Thursday 10 June 2010

Review Post 26 - Slap Happy

Last year, it seemed as if you couldn't step onto a train in Melbourne without seeing the familiar, grassy cover of Christos Tsiolkas' novel The Slap held twelve inches away from the face of one of the many unfortunate patrons of the city's creaking transport network. Every time I got up to fight my way to the doors in time to get off at the next station, I had to bob and weave through forests of paperbacks emblazoned with Tsiolkas' name in large white letters. Nominated for the Miles Franklin Award, Australia's equivalent of the Booker or Pulitzer prizes (but beaten by Tim Winton's Breath), this story of the consequences of a back-garden barbecue was, for a brief time, more prevalent than Twilight (sadly, as they always do, the vampires later made a big comeback on the trains).

Having picked up Dead Europe and Loaded at the library earlier this year, I was even keener to see for myself what all the fuss was about, and, luckily enough, last time I was dragged to the library by my elder daughter, Emily (in the thirty seconds I was permitted to look for adult books in between the searches in the children's section for such wonders as Topsy and Tim go to the Zoo and the latest Charlie and Lola delight), I noticed the iconic cover featuring an anguished child's face on a background of a lawn. Brilliant. And I even had my library card with me this time.

So it gives me no pleasure to say that I felt ever-so-slightly let down after reading it. Now, I'm not saying that it's a bad book, not by any means. It's a good read, particularly for anyone living in Melbourne (which probably explains the hundreds of copies on the 8.01 city loop service); it's just a little disappointing and uneven, and I walked away from the book without really getting what the author wanted to say.

The premise of The Slap is very simple. A group of friends and family gather at the house of Hector, a Greek Australian family man in his early forties, to celebrate summer in the way most Australians do, namely by throwing huge chunks of meat onto a barbecue, burning them, eating them and washing them down with copious amounts of alcohol. Somewhere between the cooking and the drinking, however, Hector's cousin, Harry, sees Hugo, the obnoxious three-year-old son of Hector's wife's friends, threatening to bash his son with a cricket bat. So he slaps him - hard, across the face... The consequences, both direct and unforeseen of this event, affect all of the people at the barbecue, straining and breaking ties of loyalty, pushing some people together and ripping others apart for ever.

Tsiolkas tells the story through the eyes of eight of his characters, each one getting sixty pages or so to continue the narrative, and it is here that I feel The Slap falls down a little. As in his earlier novels, the writer dwells on the sleazy and negative side of the human persona with infidelity, violence and alcoholism rife. However, where Loaded and Dead Europe were taut, lean and intoxicating, The Slap is, like its mostly middle-aged protagonists, flabby and bitter, and not all of the sections work. The two Greek-Australian men, Hector and Harry, are suitably macho, attractive and repellent at the same time, but this is home territory for Tsiolkas. When he moves onto some of the female characters, the narrative falters, the voices become less credible, and the writing appears to get bogged down in descriptions of dresses and page-long digressions about appearance.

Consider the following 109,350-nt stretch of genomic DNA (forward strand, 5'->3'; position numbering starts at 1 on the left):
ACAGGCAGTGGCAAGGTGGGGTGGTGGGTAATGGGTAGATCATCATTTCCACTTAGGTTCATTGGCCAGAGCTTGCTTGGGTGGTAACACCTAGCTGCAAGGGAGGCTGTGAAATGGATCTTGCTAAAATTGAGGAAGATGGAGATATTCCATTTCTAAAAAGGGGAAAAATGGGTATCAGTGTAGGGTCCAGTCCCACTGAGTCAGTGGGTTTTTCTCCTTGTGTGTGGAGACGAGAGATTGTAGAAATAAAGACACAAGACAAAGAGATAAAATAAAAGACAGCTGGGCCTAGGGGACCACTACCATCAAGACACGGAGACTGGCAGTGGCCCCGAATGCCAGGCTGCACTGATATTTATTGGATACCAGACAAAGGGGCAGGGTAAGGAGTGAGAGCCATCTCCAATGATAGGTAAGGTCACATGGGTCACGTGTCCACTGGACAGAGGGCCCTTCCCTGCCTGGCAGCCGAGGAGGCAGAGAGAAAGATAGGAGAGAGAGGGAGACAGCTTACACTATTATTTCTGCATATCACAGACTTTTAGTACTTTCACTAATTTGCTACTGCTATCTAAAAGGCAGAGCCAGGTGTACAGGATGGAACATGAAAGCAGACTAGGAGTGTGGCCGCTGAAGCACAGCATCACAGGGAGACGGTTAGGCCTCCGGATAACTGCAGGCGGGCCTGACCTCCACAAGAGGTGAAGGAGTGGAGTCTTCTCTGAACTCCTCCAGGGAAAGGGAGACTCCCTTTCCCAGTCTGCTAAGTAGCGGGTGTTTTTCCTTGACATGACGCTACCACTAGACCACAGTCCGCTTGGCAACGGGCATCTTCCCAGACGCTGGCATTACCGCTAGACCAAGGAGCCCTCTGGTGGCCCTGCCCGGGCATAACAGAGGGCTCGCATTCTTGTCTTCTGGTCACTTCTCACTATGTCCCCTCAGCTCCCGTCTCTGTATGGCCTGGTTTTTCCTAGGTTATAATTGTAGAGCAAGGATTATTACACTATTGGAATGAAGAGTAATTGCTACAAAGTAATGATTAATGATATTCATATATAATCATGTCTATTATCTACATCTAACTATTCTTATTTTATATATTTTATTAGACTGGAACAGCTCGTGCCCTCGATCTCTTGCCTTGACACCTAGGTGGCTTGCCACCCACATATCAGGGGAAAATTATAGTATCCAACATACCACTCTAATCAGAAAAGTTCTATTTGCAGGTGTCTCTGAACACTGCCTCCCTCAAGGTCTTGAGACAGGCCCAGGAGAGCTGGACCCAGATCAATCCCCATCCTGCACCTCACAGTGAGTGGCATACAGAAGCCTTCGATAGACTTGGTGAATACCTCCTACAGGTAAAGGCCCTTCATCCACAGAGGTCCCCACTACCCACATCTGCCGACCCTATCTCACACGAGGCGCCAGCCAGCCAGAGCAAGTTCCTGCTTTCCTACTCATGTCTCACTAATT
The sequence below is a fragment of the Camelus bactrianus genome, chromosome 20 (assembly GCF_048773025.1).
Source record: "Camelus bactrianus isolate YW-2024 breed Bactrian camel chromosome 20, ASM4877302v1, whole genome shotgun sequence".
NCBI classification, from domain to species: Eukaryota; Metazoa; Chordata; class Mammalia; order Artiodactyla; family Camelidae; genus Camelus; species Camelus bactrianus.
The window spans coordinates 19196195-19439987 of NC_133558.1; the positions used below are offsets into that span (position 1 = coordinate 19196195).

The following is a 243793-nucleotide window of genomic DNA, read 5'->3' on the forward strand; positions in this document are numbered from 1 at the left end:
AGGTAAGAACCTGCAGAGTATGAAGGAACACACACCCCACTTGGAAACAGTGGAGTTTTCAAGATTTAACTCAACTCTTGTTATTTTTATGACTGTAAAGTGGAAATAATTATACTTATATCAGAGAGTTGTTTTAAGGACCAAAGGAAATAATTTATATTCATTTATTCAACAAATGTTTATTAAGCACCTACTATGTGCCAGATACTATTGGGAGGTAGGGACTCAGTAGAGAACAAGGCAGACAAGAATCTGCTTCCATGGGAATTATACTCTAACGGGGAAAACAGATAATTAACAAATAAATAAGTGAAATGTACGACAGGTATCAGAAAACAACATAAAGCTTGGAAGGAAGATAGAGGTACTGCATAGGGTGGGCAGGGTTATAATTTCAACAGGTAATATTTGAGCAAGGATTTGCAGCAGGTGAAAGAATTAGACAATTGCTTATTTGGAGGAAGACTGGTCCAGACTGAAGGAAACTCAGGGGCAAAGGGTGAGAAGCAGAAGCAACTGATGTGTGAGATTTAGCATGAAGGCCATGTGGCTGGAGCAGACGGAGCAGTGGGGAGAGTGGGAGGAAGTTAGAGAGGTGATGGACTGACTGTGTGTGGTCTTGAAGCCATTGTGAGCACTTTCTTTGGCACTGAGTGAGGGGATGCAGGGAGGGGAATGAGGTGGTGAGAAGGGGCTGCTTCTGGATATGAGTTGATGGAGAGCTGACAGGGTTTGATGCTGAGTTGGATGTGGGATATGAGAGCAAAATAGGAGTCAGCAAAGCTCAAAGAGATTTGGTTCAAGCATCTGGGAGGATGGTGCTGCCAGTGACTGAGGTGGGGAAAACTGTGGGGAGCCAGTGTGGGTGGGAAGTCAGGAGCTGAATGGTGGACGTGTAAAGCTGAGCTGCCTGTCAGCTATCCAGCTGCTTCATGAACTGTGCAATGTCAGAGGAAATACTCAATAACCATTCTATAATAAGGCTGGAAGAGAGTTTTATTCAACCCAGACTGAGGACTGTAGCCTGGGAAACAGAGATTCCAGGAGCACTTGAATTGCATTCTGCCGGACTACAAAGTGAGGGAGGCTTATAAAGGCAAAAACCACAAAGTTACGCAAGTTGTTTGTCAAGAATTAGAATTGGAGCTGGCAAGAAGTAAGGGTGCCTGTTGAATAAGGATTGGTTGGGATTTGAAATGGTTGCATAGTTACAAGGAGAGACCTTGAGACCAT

By the time the resolution of the main plot arrives, around two-thirds of the way through the story, I was starting to wonder what had happened and where the book would go from here. Luckily, Tsiolkas manages to pull the story through thanks to some of the stronger characters at the end of the novel. The section seen through the eyes of Manolis, Hector's father, is wonderfully written, showing the sadness and sense of loss that come with old age - and also the sense of acceptance. The final part of the book which follows Richie, a gay teenager who is tangentially connected to many of the other characters, is one of the best, sensitively handled, showing the confusion and betrayal felt by the one character who does nothing wrong.

On finishing the book, I felt a little disappointed, but only because I had built the book up in my mind to be something it wasn't. This wasn't Loaded, amplified a hundred times: this was the story of the kind of people we saw in Loaded twenty years on, struggling with parenthood and a mortgage, but not averse to reverting to the behaviour of their glory days. As always with Tsiolkas though, I should also take a look at myself to understand my attitude towards this book and its inhabitants. Perhaps it's not the fact that the characters are so damaged which taints my enjoyment of this book; perhaps I'm just too removed from the kind of life he describes to really appreciate it.

Whatever the reason, I liked this without loving it, and I think the good people at the Miles Franklin made the right choice in giving Winton his fourth award. However, don't let me put you off The Slap. There aren't that many Australian books that make it on the world stage, and anything which is set in Melbourne is very welcome indeed. My adopted hometown is a great place to live in and read about - were it not, of course, for the trains...